“Once the basic pump set-up is learned, there are so many other additional instruments and methods that also need to be understood.”
This is a continuation of a new series with a guest blogger who is currently enrolled in a perfusion program. I am impressed that as a perfusion student she has the initiative to share her thoughts and impressions with us regarding the process of learning the art of perfusion technology from her own unique perspective:
“I am a first year perfusion student.I follow your facebook and website to stay updated on perfusion news from all around the world, and I love it. I saw the posting about needing bloggers and wanted to find out if you were interested in a student blogger. Either way, thank you for the work put into the website, it was valuable as I prepared to apply for my program as well as throughout it.
The name of the series will be as above- LPM: A Student’s Perspective. There is a slight play on the acronym as the L stands for Learning as opposed to a metric for Q.
As we all know- regardless of experience level- we all learn minute by minute.
Authored by: Kora
Once the basic pump set-up is learned, there are so many other additional instruments and methods that also need to be understood. One lab this quarter focused on the topic of conventional ultrafiltration, modified ultrafiltration, dialysis, and retrograde autologous prime. Ultrafiltration had been briefly covered in the past and was the easiest concept to master, particularly since it is one that we’ve seen set up most often in a circuit. However, modified ultrafiltration took a lot more work and walking through the circuit set-up. What was most interesting was that it was the one time where the cardioplegia pump was set higher than the arterial pump; contrary to everything learned thus far.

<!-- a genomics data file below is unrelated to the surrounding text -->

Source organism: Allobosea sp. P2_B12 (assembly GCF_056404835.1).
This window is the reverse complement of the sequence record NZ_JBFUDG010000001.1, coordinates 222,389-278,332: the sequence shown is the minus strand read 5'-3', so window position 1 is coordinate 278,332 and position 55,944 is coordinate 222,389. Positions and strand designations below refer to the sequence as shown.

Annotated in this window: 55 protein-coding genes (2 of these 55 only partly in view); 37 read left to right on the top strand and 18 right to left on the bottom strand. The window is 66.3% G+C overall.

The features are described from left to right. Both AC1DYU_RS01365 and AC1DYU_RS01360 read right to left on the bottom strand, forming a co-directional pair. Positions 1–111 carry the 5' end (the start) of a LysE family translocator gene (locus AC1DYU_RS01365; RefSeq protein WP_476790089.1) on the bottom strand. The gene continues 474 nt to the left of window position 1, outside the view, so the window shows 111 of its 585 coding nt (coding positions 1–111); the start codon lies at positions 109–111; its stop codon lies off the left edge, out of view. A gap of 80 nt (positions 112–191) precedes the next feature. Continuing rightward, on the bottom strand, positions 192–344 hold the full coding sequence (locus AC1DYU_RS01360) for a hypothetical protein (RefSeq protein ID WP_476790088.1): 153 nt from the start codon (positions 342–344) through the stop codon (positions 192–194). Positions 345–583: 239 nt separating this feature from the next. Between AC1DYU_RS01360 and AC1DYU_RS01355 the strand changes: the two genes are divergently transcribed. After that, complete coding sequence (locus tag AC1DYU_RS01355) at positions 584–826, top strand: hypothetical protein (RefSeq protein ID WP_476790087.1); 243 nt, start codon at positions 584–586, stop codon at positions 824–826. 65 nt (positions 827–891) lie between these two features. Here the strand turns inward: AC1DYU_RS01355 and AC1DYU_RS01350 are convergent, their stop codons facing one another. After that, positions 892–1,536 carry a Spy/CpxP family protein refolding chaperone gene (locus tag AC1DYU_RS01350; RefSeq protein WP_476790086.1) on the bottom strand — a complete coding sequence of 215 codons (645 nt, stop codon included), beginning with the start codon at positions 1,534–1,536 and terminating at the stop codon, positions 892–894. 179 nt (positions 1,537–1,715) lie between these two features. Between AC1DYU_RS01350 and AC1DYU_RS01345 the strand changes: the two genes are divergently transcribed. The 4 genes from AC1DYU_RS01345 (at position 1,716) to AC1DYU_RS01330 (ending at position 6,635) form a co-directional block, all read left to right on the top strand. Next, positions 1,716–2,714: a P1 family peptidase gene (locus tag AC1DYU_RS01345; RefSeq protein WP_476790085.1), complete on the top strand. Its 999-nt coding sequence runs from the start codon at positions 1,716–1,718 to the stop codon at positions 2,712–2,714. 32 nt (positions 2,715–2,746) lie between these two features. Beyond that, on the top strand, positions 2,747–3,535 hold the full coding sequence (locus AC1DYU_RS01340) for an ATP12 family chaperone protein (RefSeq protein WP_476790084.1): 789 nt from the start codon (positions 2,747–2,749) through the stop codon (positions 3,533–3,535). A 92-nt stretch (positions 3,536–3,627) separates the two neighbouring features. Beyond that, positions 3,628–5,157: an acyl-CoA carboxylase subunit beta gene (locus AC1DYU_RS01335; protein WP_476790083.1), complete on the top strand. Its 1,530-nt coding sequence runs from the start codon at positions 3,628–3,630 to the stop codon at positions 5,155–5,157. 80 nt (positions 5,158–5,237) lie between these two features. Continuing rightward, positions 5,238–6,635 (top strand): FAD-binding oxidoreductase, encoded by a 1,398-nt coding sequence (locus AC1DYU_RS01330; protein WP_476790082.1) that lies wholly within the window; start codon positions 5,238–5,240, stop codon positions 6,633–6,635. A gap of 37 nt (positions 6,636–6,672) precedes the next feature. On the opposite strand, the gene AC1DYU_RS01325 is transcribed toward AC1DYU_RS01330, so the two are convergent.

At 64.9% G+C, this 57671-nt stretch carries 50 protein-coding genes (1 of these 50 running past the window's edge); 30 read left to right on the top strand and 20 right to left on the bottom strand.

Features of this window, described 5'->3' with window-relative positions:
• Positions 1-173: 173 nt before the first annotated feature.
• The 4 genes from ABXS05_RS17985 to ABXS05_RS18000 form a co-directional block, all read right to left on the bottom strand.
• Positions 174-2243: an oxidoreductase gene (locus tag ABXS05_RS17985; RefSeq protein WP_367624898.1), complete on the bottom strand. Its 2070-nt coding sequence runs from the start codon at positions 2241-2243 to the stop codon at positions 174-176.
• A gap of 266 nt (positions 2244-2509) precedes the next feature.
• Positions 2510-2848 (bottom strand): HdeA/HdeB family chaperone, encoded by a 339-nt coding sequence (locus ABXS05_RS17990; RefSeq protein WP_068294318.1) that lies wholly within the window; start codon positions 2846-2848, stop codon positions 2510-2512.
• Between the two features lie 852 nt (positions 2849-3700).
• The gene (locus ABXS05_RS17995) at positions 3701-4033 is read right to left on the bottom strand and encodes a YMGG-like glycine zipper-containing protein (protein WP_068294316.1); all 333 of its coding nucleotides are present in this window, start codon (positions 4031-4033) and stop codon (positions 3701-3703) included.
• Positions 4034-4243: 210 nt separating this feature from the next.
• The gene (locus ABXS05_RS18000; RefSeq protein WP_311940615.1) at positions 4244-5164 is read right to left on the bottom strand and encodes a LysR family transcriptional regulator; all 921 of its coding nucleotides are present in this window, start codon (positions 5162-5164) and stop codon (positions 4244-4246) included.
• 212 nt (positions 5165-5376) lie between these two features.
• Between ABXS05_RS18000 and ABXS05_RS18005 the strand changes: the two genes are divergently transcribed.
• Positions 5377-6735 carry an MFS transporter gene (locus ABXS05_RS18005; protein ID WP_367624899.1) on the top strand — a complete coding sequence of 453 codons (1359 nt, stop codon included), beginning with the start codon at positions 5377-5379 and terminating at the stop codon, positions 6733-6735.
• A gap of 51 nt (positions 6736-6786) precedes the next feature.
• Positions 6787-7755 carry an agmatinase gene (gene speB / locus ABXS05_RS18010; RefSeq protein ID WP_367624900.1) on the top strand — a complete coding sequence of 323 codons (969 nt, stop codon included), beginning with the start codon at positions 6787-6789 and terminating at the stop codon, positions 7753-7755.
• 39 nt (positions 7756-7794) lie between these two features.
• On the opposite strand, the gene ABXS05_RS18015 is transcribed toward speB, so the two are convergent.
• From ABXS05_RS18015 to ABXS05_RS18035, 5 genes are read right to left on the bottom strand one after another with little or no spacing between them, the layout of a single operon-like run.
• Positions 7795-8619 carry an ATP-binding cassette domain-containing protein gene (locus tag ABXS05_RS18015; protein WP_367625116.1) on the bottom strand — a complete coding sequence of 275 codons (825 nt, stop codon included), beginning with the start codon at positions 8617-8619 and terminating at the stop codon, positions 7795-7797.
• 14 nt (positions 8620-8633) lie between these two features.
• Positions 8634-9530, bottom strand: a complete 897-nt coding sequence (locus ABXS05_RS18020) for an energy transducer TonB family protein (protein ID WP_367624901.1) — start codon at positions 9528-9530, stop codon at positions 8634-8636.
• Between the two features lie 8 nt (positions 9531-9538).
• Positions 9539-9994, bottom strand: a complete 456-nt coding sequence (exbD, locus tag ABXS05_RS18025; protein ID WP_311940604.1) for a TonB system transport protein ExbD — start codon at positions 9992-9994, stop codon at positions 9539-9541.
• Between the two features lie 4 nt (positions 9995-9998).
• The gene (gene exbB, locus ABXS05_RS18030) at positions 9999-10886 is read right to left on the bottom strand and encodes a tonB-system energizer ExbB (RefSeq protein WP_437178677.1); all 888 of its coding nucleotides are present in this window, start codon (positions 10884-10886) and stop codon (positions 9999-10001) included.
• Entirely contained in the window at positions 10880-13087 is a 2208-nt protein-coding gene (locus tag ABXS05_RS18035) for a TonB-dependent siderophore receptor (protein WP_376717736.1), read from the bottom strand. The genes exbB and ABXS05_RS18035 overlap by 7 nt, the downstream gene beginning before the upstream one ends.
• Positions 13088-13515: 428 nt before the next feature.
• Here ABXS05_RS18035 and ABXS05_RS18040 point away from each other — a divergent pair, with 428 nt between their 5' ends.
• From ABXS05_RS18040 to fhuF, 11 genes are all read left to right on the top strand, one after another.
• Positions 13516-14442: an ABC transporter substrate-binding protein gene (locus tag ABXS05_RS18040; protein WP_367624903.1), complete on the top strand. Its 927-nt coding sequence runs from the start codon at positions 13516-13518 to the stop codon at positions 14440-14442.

Dialysis was another portion that was an easy concept to understand once we saw the set-up, but one that we’d rarely seen or been able to find much information on in our books. The concept was simple; diffusion. By taking blood gases every few minutes with a raised potassium level, we were able to see just how efficiently the dialyzer was able to restore the electrolyte balance (using added bicarb).
Retrograde autologous prime was the best thing to observe and practice in lab. It is done frequently and in many different ways at various institutions. Simulating it in lab with real blood allowed us to follow the circuit and actively clamp off the arterial and venous lines when necessary, while filling our empty bag connected to the manifold. The beauty of perfusion is that there is such a wide variety of ways to do something and everyone has their own method. By understanding the concept of how it is done, we can piece together how it works in the same way but by other routes at any of our up-coming rotation sites.
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